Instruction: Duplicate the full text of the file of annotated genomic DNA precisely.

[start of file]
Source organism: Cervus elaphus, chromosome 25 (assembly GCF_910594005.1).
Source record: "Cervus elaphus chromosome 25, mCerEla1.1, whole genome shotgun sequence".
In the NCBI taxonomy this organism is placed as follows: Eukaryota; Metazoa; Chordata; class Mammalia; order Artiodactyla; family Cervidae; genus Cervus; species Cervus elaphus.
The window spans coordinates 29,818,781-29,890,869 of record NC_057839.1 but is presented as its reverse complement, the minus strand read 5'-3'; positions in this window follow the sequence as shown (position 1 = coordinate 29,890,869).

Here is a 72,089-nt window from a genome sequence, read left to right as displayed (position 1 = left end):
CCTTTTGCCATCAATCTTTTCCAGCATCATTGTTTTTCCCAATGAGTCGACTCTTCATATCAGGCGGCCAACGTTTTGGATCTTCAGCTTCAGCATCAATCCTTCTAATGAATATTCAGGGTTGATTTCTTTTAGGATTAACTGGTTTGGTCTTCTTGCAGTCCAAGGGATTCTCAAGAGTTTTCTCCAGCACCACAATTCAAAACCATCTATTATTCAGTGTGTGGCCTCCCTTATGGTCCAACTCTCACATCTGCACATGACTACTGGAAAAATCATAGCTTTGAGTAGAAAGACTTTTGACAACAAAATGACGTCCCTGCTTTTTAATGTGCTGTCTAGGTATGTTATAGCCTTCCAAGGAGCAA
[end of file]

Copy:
Source organism: Cervus elaphus, chromosome 25 (assembly GCF_910594005.1).
Source record: "Cervus elaphus chromosome 25, mCerEla1.1, whole genome shotgun sequence".
In the NCBI taxonomy this organism is placed as follows: Eukaryota; Metazoa; Chordata; class Mammalia; order Artiodactyla; family Cervidae; genus Cervus; species Cervus elaphus.
The window spans coordinates 29,818,781-29,890,869 of record NC_057839.1 but is presented as its reverse complement, the minus strand read 5'-3'; positions in this window follow the sequence as shown (position 1 = coordinate 29,890,869).

Here is a 72,089-nt window from a genome sequence, read left to right as displayed (position 1 = left end):
CCTTTTGCCATCAATCTTTTCCAGCATCATTGTTTTTCCCAATGAGTCGACTCTTCATATCAGGCGGCCAACGTTTTGGATCTTCAGCTTCAGCATCAATCCTTCTAATGAATATTCAGGGTTGATTTCTTTTAGGATTAACTGGTTTGGTCTTCTTGCAGTCCAAGGGATTCTCAAGAGTTTTCTCCAGCACCACAATTCAAAACCATCTATTATTCAGTGTGTGGCCTCCCTTATGGTCCAACTCTCACATCTGCACATGACTACTGGAAAAATCATAGCTTTGAGTAGAAAGACTTTTGACAACAAAATGACGTCCCTGCTTTTTAATGTGCTGTCTAGGTATGTTATAGCCTTCCAAGGAGCAA